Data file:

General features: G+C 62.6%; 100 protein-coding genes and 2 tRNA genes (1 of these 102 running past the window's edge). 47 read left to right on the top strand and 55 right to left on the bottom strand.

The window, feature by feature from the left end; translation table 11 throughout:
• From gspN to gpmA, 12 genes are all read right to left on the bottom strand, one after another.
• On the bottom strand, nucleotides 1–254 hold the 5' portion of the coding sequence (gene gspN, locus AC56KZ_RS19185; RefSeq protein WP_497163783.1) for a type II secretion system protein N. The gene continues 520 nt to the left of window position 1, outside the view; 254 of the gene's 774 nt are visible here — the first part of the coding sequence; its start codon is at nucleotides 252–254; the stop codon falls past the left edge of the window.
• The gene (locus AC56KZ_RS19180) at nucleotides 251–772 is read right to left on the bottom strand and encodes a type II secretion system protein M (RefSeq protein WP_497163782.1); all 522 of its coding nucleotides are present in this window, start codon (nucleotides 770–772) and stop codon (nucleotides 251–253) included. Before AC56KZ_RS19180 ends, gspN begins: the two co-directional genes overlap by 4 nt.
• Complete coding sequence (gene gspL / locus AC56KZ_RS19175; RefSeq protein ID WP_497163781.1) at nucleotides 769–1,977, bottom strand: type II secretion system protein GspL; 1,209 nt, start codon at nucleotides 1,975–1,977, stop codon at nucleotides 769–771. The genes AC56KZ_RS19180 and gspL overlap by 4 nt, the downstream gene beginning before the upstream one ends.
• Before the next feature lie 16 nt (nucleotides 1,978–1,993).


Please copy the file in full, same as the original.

General features: G+C 62.6%; 100 protein-coding genes and 2 tRNA genes (1 of these 102 running past the window's edge). 47 read left to right on the top strand and 55 right to left on the bottom strand.

The window, feature by feature from the left end; translation table 11 throughout:
• From gspN to gpmA, 12 genes are all read right to left on the bottom strand, one after another.
• On the bottom strand, nucleotides 1–254 hold the 5' portion of the coding sequence (gene gspN, locus AC56KZ_RS19185; RefSeq protein WP_497163783.1) for a type II secretion system protein N. The gene continues 520 nt to the left of window position 1, outside the view; 254 of the gene's 774 nt are visible here — the first part of the coding sequence; its start codon is at nucleotides 252–254; the stop codon falls past the left edge of the window.
• The gene (locus AC56KZ_RS19180) at nucleotides 251–772 is read right to left on the bottom strand and encodes a type II secretion system protein M (RefSeq protein WP_497163782.1); all 522 of its coding nucleotides are present in this window, start codon (nucleotides 770–772) and stop codon (nucleotides 251–253) included. Before AC56KZ_RS19180 ends, gspN begins: the two co-directional genes overlap by 4 nt.
• Complete coding sequence (gene gspL / locus AC56KZ_RS19175; RefSeq protein ID WP_497163781.1) at nucleotides 769–1,977, bottom strand: type II secretion system protein GspL; 1,209 nt, start codon at nucleotides 1,975–1,977, stop codon at nucleotides 769–771. The genes AC56KZ_RS19180 and gspL overlap by 4 nt, the downstream gene beginning before the upstream one ends.
• Before the next feature lie 16 nt (nucleotides 1,978–1,993).